The Supreme Court issued more orders on Monday from the justices’ private conference last week, adding three new cases to their merits docket for the term. In addition to cases involving the census (added on Friday) and two cases involving the Trump administration’s efforts to stem immigration along the U.S.-Mexico border, the justices announced that they will weigh in on the scope of the Fourth Amendment’s warrant requirement. The justices denied review in another Fourth Amendment case, prompting a statement from Justice Neil Gorsuch, while Justice Clarence Thomas dissented from the denial of review in a case involving the Indian Gaming Regulatory Act.
The Fourth Amendment generally requires police officers to get a warrant before entering a home. The Supreme Court has recognized an exception to that rule for emergencies, such as when the police are in hot pursuit of a suspect. In Lange v. California, the justices agreed to decide whether that exception applies when police are pursuing a suspect whom they believe committed a misdemeanor.
The question comes to the court in the case of Arthur Lange, a northern California man whom a California highway patrol officer followed to his home because he believed that Lange had violated state traffic laws by listening to loud music and honking his horn a few times. After Lange pulled into his garage, the officer – who had turned on his overhead lights but did not use his siren as Lange approached his house – entered the garage by putting his foot under the garage door to block it from closing. When he spoke to Lange, the officer said that he could smell alcohol on his breath, and Lange was charged with driving under the influence.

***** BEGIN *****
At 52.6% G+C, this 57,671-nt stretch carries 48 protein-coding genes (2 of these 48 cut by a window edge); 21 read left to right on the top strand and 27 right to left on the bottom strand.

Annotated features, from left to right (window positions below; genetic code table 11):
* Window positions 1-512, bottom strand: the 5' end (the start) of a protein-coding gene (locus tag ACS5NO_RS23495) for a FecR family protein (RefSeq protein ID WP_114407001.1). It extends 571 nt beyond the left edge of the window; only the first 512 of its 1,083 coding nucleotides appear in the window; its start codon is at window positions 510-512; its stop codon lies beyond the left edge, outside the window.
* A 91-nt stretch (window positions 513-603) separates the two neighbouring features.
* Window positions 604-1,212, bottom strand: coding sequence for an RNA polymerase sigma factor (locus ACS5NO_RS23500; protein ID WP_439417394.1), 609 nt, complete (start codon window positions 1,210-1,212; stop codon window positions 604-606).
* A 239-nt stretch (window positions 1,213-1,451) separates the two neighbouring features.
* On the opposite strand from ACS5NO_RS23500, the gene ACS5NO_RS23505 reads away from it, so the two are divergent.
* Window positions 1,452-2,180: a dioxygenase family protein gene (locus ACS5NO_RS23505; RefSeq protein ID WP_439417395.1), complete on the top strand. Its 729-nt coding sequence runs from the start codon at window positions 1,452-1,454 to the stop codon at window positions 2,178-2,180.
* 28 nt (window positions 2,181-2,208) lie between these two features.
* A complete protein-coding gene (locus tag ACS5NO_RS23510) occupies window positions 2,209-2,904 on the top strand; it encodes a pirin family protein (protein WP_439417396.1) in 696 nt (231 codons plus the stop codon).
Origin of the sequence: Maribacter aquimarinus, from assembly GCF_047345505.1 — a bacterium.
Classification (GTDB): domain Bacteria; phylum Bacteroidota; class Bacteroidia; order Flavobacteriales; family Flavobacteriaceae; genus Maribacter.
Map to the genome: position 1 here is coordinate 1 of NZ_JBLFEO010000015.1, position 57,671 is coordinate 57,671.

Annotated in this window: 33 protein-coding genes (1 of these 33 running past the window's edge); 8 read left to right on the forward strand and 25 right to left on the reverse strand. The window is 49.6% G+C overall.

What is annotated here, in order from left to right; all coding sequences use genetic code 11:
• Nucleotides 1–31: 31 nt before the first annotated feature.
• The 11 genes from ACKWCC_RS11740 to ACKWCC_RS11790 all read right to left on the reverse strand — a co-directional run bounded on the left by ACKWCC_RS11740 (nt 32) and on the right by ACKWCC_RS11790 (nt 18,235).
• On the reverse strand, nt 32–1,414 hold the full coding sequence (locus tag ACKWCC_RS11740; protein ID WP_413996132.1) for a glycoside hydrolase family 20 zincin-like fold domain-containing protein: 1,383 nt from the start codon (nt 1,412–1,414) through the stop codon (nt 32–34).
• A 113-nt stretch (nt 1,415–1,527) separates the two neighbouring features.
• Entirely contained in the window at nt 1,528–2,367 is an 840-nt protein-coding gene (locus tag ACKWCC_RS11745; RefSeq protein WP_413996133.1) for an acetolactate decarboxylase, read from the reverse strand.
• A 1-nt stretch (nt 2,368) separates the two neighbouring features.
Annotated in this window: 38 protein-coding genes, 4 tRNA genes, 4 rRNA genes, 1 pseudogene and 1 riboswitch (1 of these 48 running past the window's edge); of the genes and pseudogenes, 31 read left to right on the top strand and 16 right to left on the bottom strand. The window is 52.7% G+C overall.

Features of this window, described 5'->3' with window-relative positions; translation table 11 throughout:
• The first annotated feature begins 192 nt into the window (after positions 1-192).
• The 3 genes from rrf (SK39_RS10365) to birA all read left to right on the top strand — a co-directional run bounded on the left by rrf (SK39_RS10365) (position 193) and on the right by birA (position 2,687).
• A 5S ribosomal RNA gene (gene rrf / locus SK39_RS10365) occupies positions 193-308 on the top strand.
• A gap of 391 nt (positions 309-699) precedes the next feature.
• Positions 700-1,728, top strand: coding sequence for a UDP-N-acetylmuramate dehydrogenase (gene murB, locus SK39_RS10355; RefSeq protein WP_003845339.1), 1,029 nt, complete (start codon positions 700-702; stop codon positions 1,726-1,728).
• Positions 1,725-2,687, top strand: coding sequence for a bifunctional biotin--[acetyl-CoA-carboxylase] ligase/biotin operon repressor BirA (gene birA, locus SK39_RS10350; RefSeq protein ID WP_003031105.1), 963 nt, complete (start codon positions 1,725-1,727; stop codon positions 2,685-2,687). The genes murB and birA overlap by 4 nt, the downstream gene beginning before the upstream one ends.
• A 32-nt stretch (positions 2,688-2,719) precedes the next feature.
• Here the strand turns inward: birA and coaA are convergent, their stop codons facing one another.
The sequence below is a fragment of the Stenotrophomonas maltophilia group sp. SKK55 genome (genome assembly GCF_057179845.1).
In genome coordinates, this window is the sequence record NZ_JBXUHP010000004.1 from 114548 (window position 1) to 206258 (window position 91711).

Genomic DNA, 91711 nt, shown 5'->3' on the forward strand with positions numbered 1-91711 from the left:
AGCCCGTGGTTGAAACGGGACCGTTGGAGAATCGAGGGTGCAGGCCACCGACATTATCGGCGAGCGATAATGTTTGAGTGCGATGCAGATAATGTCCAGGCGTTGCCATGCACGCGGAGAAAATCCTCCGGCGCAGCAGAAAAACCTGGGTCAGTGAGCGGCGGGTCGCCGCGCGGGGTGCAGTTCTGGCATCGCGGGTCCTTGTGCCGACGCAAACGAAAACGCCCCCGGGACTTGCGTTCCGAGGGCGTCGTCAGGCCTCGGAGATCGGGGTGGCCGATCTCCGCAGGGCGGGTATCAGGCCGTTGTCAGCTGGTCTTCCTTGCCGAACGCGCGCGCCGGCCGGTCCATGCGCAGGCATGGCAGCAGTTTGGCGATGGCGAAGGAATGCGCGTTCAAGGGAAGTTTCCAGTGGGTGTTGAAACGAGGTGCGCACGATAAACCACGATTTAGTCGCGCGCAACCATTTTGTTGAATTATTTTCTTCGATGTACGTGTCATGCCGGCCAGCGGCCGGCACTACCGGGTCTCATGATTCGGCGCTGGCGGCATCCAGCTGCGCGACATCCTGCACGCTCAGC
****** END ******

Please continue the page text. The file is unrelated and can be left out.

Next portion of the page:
At his trial, Lange argued that the officer’s entry into his garage without a warrant violated the Fourth Amendment, so that the evidence obtained in the garage should be thrown out. The trial court rejected that argument, and a state appeals court affirmed that ruling and, eventually, his conviction. The California Court of Appeal also upheld his conviction, rebuffing Lange’s contention that the exception to the warrant requirement for a “hot pursuit” of a suspect should apply only in genuine emergencies, rather than when the police are investigating minor offenses. Instead, the court of appeal concluded, the warrantless entry did not violate the Constitution because the officer was in hot pursuit of Lange, whom he had probable cause to arrest for a misdemeanor.